Political barriers shouldn’t be linguistic barriers I was recently in the former Yugoslavia as an election observer in Macedonia and was pleasantly surprised at how I was able to use Serbo-Croatian to communicate with various people: a Slovenian diplomat, an ethnic Albanian woman in Macedonia and a Macedonian man. When the Slovenian diplomat and I started speaking to our ethnic Albanian interpreter and our Macedonian driver in Serbo-Croatian, we were feeling uneasy about the Albanian’s reaction since she might link Serbo-Croatian to the former Yugoslavian government and its actions against the Kosovar Albanians. (We were in Tetovo, Macedonia, where there were ethnic clashes between Albanians and Macedonians in 2001. So, the topic of ethnic violence was quite relevant.) But, she was fine with our speaking in Serbo-Croatian and responded to us in English or Macedonian. The language surpassed political barriers. The former Yugoslavs reminisced about Yugoslavian sports teams and music groups that existed before the fall of the former Yugoslavia. The Slovenian diplomat told me that children in Slovenia no longer learn Serbo-Croatian and focus only on English and German. Since Slovenia broke apart from the former Yugoslavia and joined the European Union, the country is concentrating on being European… Read more »

Living in multiple realities

Posted by & filed under Experiences, Multilingual identity.

Being a world traveler and polyglot can disorient someone, even a seasoned traveler like myself. I think my brain is not able to process multiple realities simultaneously. I am actually kind of embarrassed to say this given how much I love travel and believe in its benefits. However, my recent trip to Macedonia left me feeling discombobulated, not in my body, disoriented, sick and weak. I think it’s partially due to the fact that I was experiencing multiple languages, cultures and places all at once. Physically, I was in one place — Macedonia. Technically, the name of the country is the Former Yugoslav Republic of Macedonia or FYROM. I am not going to call it that. I don’t care if someone reading this is Greek and is offended by the country’s name. (Northern Greece is also called Macedonia and the Greek government opposes its northern neighbor’s claim to the name Macedonia, citing that they are the only place with the right to bear that name.) I am not going to entertain nationalism and name wars. I’ll leave it to the diplomats to wrestle with what to call the former Yugoslav Republic. I’ll just call it Macedonia. My body was in… Read more »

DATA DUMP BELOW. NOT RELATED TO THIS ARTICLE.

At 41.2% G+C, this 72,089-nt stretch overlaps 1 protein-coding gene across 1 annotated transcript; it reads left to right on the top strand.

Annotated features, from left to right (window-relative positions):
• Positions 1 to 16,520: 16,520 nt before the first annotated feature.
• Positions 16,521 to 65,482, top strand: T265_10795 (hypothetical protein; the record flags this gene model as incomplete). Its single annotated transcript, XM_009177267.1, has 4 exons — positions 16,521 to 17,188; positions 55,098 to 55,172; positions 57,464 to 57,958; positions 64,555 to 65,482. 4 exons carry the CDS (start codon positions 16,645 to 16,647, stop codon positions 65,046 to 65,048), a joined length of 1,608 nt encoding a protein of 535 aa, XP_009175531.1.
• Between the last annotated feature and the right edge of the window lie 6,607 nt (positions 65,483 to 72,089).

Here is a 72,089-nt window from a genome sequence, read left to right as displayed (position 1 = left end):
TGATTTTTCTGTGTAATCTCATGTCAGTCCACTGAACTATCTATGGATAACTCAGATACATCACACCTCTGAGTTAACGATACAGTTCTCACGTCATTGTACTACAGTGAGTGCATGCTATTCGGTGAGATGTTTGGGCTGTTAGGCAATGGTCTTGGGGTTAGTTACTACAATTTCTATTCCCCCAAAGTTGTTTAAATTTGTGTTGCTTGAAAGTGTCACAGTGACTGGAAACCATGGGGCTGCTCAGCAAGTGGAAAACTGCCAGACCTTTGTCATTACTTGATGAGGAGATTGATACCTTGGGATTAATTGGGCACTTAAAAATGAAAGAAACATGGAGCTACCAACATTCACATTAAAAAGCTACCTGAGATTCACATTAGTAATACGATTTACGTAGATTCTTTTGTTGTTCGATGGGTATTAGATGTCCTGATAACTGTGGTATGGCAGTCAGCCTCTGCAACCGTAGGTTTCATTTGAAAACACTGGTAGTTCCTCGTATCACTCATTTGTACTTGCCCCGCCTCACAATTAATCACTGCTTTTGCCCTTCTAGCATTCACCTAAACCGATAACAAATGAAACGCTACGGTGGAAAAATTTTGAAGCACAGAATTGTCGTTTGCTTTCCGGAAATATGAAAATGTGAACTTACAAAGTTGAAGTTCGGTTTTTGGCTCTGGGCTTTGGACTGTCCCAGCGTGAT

Living in the middle of many worlds

Posted by & filed under Multilingual identity.

Are you multilingual and looking for a job? How about being a spy or economic hit man? Candidate character description: Multilingual, sensitive to other cultures, can mix with local populations in difficult areas around the world, can get used to harsh living conditions, can gain trust of people if different countries, smart, and resourceful. Education: Economics, international affairs. Job: Be an economic hit man. Lie for the US government. Manipulate international leaders and governments to accept “economic aid” contracts and bad loans that favor the US and not the recipient country. I fit the character description and educational profile, but the job doesn’t appeal to me. I’ve been mistaken on several occasions as a spy, but I never knew the term “economic hitman” until the book Confessions of an Economic Hit Man by John Perkins was published. I didn’t expect to relate so well to the narrator. I was just curious about the book because several people had mentioned it to me as a good book to read to understand how the US exaggerates how much foreign aid it gives to developing countries. There were several parallels between my life and the author’s life, despite our 30 year age difference…. Read more »